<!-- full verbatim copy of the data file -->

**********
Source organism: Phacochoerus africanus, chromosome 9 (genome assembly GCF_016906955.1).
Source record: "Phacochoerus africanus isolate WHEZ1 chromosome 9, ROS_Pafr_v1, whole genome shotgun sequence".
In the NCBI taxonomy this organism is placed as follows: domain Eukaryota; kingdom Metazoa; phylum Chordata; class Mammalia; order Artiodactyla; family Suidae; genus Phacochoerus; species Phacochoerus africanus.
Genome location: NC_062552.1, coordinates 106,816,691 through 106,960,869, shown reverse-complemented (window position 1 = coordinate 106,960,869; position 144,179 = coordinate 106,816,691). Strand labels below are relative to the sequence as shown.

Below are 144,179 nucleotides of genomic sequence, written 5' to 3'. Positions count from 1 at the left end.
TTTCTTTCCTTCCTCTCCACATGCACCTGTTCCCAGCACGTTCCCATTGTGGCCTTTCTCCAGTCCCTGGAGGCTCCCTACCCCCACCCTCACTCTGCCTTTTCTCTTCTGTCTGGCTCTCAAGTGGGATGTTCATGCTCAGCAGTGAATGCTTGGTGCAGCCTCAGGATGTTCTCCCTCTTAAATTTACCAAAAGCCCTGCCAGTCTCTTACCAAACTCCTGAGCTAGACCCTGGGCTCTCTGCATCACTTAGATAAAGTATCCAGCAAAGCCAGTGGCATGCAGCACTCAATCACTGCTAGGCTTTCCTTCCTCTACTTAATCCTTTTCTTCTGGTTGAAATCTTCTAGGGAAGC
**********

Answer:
Source organism: Phacochoerus africanus, chromosome 9 (genome assembly GCF_016906955.1).
Source record: "Phacochoerus africanus isolate WHEZ1 chromosome 9, ROS_Pafr_v1, whole genome shotgun sequence".
In the NCBI taxonomy this organism is placed as follows: domain Eukaryota; kingdom Metazoa; phylum Chordata; class Mammalia; order Artiodactyla; family Suidae; genus Phacochoerus; species Phacochoerus africanus.
Genome location: NC_062552.1, coordinates 106,816,691 through 106,960,869, shown reverse-complemented (window position 1 = coordinate 106,960,869; position 144,179 = coordinate 106,816,691). Strand labels below are relative to the sequence as shown.

Below are 144,179 nucleotides of genomic sequence, written 5' to 3'. Positions count from 1 at the left end.
TTTCTTTCCTTCCTCTCCACATGCACCTGTTCCCAGCACGTTCCCATTGTGGCCTTTCTCCAGTCCCTGGAGGCTCCCTACCCCCACCCTCACTCTGCCTTTTCTCTTCTGTCTGGCTCTCAAGTGGGATGTTCATGCTCAGCAGTGAATGCTTGGTGCAGCCTCAGGATGTTCTCCCTCTTAAATTTACCAAAAGCCCTGCCAGTCTCTTACCAAACTCCTGAGCTAGACCCTGGGCTCTCTGCATCACTTAGATAAAGTATCCAGCAAAGCCAGTGGCATGCAGCACTCAATCACTGCTAGGCTTTCCTTCCTCTACTTAATCCTTTTCTTCTGGTTGAAATCTTCTAGGGAAGC